The Schizophrenic Lifestyle

Another damaging stereotype is that of the schizophrenic as the raving lunatic living on the streets. We’ve seen it time and again in movies like The Fisher King, where Robin Williams plays an eccentric homeless man suffering from symptoms mirroring those seen in schizophrenia. Despite this all-too-familiar image, there are many people with schizophrenia who live functional lives, hold down jobs, and have successful relationships.

Elyn Saks, a law professor at the University of Southern California, is a perfect example of someone with schizophrenia who maintains a stable life, explaining how work is one of the things that has grounded her, giving her the stability and structure needed to contain her symptoms and organize her thoughts.

“Even when I am feeling symptoms, when I am working they usually recede—they become sideline rather than front-and-center. Work focuses my mind and provides a sense of self-esteem.”

She graduated from Yale Law School; she has a husband; she has continued to work while managing her illness. We need to promote the idea that believing in your own potential to live with your challenge and manage it can help people living with it receive treatment and lead happy, fulfilling lives.

Healing Through Open Communication

Schizophrenia can make people feel like their connection to those around them is severed, like they know or feel something that nobody else can grasp. They’ve battled with voices that distracted or put them down, and felt ostracized by the stigma in our media that seems to be making it harder, not easier, to get treatment.

Just by talking (and listening) to your loved one about their illness, however, you can help them open up to you and to others about their challenges and how to overcome them. You may hesitate to broach the topic—especially given the misconceptions you may carry about their illness—but remember, such misunderstandings are merely products of the misinformation you’ve been exposed to over the years, and can be remedied with a little open communication. It is also through such communication that you can help put your friend or family member on the road to recovery by encouraging them to seek and find the treatment that’s right for them.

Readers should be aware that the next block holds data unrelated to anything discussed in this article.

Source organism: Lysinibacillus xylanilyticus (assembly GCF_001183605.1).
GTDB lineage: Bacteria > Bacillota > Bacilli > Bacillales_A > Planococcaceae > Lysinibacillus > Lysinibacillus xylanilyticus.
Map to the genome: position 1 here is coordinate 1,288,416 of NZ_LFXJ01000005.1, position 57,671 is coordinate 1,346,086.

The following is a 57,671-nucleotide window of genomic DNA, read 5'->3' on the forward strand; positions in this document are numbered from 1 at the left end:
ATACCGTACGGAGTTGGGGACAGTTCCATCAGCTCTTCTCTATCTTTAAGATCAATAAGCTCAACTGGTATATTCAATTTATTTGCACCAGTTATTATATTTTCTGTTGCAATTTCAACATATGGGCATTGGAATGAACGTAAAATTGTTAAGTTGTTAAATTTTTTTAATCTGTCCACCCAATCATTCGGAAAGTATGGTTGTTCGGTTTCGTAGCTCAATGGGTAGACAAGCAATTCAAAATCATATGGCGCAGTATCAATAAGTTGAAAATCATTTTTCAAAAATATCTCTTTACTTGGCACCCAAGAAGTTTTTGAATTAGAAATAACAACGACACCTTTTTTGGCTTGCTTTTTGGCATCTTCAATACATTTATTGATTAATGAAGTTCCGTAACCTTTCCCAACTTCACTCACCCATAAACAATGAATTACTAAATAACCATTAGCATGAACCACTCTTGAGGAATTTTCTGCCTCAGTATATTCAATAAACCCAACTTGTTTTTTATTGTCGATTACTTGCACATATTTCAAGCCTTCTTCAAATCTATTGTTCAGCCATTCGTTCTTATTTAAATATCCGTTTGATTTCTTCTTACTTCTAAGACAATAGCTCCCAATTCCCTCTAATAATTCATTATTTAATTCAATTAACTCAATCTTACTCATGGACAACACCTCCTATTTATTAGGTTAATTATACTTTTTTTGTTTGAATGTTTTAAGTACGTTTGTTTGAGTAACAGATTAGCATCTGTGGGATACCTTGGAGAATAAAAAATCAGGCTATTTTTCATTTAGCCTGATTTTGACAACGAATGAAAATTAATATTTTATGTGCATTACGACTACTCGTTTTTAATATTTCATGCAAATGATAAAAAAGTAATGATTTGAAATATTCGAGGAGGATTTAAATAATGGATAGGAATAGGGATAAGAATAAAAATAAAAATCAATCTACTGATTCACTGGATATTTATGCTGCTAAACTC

Treatment programs that integrate one-on-one therapy and family support have been shown to be more effective than those that rely mostly on medication, emphasizing the necessity of opening up dialogue about schizophrenia and allowing people living with it to honestly express what they’re feeling and going through. This will allow your friend or family member to connect and build more meaningful relationships—and better equip you to lend them the empathy and support they need to get better.

Through the compassionate care offered by residential treatment programs, people living with schizophrenia can focus on their recovery in an environment that fosters understanding and acceptance of what they’re feeling, rather than suppressing or denying it. Our cultural perceptions paint a portrait of schizophrenia that’s riddled with flaws, but by participating in open, compassionate discussion with our loved ones living with schizophrenia, we can help remind them (and others like them) that such skewed perceptions are inaccurate and do not define them. They’re living with a mental health challenge that can be treated, and it is through your support that they can find the treatment and learn the coping skills they need to manage their symptoms and maintain a stable, healthy lifestyle.

Bridges to Recovery offers comprehensive residential treatment for people living with schizophrenia. Contact us if you want to receive treatment in an environment that operates outside of false cultural perceptions and promotes the openness and acceptance necessary for recovery.

 

Lead Image Source: Unsplash user Alexandru Zdrobău